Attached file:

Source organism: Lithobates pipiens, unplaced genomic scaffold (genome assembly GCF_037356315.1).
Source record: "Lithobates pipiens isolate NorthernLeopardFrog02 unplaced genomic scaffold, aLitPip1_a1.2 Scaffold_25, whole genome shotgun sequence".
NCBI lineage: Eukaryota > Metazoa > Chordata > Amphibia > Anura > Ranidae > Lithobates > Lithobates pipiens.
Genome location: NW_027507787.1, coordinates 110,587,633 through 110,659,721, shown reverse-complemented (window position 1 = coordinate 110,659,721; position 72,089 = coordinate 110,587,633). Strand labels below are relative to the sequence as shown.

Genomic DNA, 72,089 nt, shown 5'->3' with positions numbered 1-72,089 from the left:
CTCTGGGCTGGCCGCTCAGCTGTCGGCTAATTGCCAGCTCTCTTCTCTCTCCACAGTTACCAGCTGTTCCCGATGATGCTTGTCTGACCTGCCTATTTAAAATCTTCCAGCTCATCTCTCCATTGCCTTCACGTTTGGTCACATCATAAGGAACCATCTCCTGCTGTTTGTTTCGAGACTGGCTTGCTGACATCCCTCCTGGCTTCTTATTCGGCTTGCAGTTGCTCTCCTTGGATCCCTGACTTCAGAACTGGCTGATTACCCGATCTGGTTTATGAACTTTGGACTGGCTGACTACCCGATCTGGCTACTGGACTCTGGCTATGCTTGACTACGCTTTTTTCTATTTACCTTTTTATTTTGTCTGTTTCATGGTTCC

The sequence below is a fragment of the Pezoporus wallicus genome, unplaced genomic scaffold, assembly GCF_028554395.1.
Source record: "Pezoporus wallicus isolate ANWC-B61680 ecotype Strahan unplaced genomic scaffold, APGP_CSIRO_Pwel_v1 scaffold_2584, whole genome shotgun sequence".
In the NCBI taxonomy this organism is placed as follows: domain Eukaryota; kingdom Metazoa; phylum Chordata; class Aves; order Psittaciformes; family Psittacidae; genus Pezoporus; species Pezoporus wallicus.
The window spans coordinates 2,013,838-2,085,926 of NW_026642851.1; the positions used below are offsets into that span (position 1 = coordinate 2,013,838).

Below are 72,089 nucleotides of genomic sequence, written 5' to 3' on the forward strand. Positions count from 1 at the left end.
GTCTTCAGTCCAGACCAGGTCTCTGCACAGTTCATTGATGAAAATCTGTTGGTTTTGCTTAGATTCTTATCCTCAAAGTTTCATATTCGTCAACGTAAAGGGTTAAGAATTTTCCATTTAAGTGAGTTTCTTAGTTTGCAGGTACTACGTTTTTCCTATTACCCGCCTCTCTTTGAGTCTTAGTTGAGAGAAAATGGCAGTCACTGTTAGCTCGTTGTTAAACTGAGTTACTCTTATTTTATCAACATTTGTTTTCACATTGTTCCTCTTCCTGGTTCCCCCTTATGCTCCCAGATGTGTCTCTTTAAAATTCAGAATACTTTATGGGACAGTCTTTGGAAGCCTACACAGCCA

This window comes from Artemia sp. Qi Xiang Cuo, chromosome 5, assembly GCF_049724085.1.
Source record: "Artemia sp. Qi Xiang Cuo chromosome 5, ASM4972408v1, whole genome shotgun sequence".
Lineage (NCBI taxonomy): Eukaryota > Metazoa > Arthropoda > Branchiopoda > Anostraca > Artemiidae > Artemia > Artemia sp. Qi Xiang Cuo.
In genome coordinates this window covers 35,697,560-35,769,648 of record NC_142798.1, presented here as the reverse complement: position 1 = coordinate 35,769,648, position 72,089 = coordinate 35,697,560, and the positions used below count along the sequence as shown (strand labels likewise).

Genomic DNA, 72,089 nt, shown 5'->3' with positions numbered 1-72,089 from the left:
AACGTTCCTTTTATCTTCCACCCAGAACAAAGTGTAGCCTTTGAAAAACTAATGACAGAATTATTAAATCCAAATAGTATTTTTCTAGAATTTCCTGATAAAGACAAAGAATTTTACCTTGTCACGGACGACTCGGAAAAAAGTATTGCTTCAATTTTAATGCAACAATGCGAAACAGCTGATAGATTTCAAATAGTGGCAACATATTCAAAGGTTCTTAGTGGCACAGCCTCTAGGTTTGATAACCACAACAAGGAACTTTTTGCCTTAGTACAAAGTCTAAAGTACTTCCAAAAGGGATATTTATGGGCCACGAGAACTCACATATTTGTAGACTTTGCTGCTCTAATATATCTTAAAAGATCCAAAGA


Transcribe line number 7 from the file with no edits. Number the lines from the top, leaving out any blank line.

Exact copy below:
The sequence below is a fragment of the Pezoporus wallicus genome, unplaced genomic scaffold, assembly GCF_028554395.1.